Email at [email protected] and I'll send you a jetting procedure. Too much to cover here.

The little screw on the front of the carb is for adjusting the idle mixture. Generally, you only need to fool with this if the engine won't hold a steady idle. This affects the mixture between idle and 1/4 throttle.

The (long) needle in the throttle slide affects the mixture between 1/4 to 3/4 throttle, and the main jet affects the mixture 3/4 to full throttle. These are the two adjustments (needle hight and main jet size) you need to work with in order to get the jetting correct.

If you're not interested in doing the jetting your self, add all your mods then take it to a good performance shop for them to do the jetting.

As I said, jetting is a bag of worms if you've not done it before.

A simple answer would be to match your premix mixture to the stock ratio, though this would take all the fun out of it. This assumes you don't add any mods..
post #8 of (permalink) Old 01-23-2004, 03:33 PM
Mopar
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Re: Oil Injection rejection

Thanks Dave. You can e-mail me at [email protected] The only other question I had, is it possible that the not clearing out is that the motor is running at rev limit of the CDI?
post #9 of (permalink) Old 01-23-2004, 07:52 PM
Mopar
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Re: Oil Injection rejection

Hey Dave, I'm now sharing the pre-mix with my LT250r. My local shop told me to mix a bottle (12oz) of Golden Spectro to 5 gallons of gas. I also add 4oz Trick octane booster. To my thinking it's like 50:1. This sounds awefully lean to me, but the LT250r runs great on this mixture. Thanks again!!!
post #10 of (permalink) Old 02-02-2004, 04:46 PM
bncracing
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Re: Oil Injection rejection



To properly set your jet size, you need to know how to read your spark plug. I found this procedure
on Trinity Racing's web site. For our purposes, the plug has three things of interest: the ground
strap, base ring, and porcelain. The ground strap is the closest piece to the piston. The base ring
is at the end of the threads and is what the ground strap is welded to. The porcelain is the ceramic
covering for the center electrode.

1. You set your heat range from the ground strap.

2. You do all the plug readings for jetting from the base ring.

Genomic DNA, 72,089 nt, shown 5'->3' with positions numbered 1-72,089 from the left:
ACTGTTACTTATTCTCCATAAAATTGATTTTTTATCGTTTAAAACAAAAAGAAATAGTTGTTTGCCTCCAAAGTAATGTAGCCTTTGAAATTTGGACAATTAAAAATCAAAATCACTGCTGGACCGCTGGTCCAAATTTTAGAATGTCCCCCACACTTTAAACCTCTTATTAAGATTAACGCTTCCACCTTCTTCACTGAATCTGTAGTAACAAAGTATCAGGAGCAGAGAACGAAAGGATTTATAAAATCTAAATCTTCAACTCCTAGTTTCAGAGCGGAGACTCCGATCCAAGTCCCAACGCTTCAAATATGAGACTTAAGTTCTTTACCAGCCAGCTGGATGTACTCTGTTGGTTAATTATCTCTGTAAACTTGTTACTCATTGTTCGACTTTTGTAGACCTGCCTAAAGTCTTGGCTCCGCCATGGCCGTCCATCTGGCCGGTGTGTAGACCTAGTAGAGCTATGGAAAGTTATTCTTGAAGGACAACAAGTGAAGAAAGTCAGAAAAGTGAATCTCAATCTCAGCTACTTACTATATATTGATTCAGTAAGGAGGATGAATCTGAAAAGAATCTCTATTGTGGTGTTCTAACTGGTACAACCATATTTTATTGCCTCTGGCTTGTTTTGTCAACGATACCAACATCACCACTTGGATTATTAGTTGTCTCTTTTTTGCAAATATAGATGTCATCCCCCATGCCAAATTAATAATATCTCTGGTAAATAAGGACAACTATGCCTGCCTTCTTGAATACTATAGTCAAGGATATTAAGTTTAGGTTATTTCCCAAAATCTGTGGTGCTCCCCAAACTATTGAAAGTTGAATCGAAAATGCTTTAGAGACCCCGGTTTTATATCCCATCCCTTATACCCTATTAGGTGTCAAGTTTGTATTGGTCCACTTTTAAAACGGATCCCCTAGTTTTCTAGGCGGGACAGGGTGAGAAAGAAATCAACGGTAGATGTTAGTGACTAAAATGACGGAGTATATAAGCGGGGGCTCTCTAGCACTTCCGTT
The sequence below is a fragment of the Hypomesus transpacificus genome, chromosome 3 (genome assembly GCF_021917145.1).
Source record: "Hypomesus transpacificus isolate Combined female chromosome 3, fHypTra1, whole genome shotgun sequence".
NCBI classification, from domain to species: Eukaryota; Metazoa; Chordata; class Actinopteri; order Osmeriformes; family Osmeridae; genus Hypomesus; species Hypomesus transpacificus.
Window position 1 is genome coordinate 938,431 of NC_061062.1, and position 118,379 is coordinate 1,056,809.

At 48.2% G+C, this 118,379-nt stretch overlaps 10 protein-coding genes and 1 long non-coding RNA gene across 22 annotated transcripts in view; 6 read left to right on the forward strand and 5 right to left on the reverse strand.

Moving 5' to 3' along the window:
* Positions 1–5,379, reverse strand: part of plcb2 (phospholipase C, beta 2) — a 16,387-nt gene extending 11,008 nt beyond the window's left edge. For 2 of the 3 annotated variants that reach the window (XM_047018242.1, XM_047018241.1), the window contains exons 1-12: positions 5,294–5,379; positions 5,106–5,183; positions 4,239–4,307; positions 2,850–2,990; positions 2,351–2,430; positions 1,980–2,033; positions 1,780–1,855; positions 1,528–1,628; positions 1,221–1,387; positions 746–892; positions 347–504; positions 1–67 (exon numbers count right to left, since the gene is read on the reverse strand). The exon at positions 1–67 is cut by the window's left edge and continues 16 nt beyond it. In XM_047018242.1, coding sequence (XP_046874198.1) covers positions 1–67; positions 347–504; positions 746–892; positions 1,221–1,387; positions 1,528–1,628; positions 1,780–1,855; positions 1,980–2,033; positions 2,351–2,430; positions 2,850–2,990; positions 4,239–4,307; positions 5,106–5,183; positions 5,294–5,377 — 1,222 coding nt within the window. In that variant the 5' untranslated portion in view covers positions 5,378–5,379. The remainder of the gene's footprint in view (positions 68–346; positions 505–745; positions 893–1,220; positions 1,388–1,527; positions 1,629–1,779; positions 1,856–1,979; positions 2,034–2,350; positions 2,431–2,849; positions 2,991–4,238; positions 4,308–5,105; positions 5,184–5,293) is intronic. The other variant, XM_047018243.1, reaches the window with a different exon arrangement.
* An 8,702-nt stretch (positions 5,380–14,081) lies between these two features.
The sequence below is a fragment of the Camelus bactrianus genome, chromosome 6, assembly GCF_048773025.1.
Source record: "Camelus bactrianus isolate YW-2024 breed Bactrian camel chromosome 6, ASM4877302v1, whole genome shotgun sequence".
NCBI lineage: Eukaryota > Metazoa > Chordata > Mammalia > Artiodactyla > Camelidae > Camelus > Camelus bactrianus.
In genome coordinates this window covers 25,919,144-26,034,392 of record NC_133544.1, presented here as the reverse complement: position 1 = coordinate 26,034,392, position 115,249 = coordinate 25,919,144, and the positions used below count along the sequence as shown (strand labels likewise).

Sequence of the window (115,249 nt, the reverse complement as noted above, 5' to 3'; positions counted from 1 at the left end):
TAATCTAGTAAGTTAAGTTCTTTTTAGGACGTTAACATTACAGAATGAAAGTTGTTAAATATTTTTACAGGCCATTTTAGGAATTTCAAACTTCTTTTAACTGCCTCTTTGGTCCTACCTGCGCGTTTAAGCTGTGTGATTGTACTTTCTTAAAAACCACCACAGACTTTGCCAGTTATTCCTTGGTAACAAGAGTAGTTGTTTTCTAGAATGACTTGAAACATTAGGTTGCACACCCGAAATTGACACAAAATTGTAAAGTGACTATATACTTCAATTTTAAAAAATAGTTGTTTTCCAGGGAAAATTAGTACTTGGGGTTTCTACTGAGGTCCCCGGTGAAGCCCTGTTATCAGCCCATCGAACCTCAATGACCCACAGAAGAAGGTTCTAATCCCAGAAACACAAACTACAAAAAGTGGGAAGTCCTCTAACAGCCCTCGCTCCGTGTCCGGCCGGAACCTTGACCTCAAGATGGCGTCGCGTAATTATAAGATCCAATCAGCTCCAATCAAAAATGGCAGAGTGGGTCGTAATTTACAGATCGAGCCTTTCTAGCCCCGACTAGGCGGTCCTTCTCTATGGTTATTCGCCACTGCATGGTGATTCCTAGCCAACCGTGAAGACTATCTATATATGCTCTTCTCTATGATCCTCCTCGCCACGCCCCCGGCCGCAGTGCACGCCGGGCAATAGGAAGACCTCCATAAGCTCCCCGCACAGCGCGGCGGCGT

3. You determine detonation and timing issues from the porcelain. The porcelain is for
determining preignition/detonation, not jetting or air/fuel ratios.

Finding the correct plug heat range:

The ground strap is your window to getting this right. If the "color" of the ground strap
"changes" too close to the ground-strap's end, (the end opposite of the base ring), then the
heat-range is "too cold", (heat transfer is to quick to the base ring).

If the "color" of the strap changes near where it is welded to the base ring, then it means that the
plug heat-range is "too-hot", (heat transfer to the base ring is to slow causing the deposits to be
burned off the strap completely) The strap at this point could start working like a "glow plug",
probably resulting in pre-ignition/and/or detonation. The properly set heat-range is when the
"color" is at the half-way point on the strap.

You change the plug's temperature by using a lower or higher plug code. For most plugs, a lower
number means a cooler plug. But it is the opposite for NKG plugs where a lower number is hotter.
For example, an NKG BR8HS is hotter than a BR9HS.

Use the base ring to determine jetting:

The base ring "color" is very close to the color of the piston crown and is used to determine the
jetting. Your looking for the soot color to be a nice light to medium brown. If the color doesn't
go all the way around the base ring (at least one full thread turn on the plug) or the color is
whitish it is way too lean. If the color goes all the way around, but there is a spotting of heavy
dry soot on the top of the color, you are too rich. ( TWO STROKE JETTING WILL BE A
LITTLE WETTER LOOKING AND DARKER THEN A FOUR STROKE )

Detonation / preignition:

The first signs of detonation / preignition will be seen on the porcelain down in the plug, It shows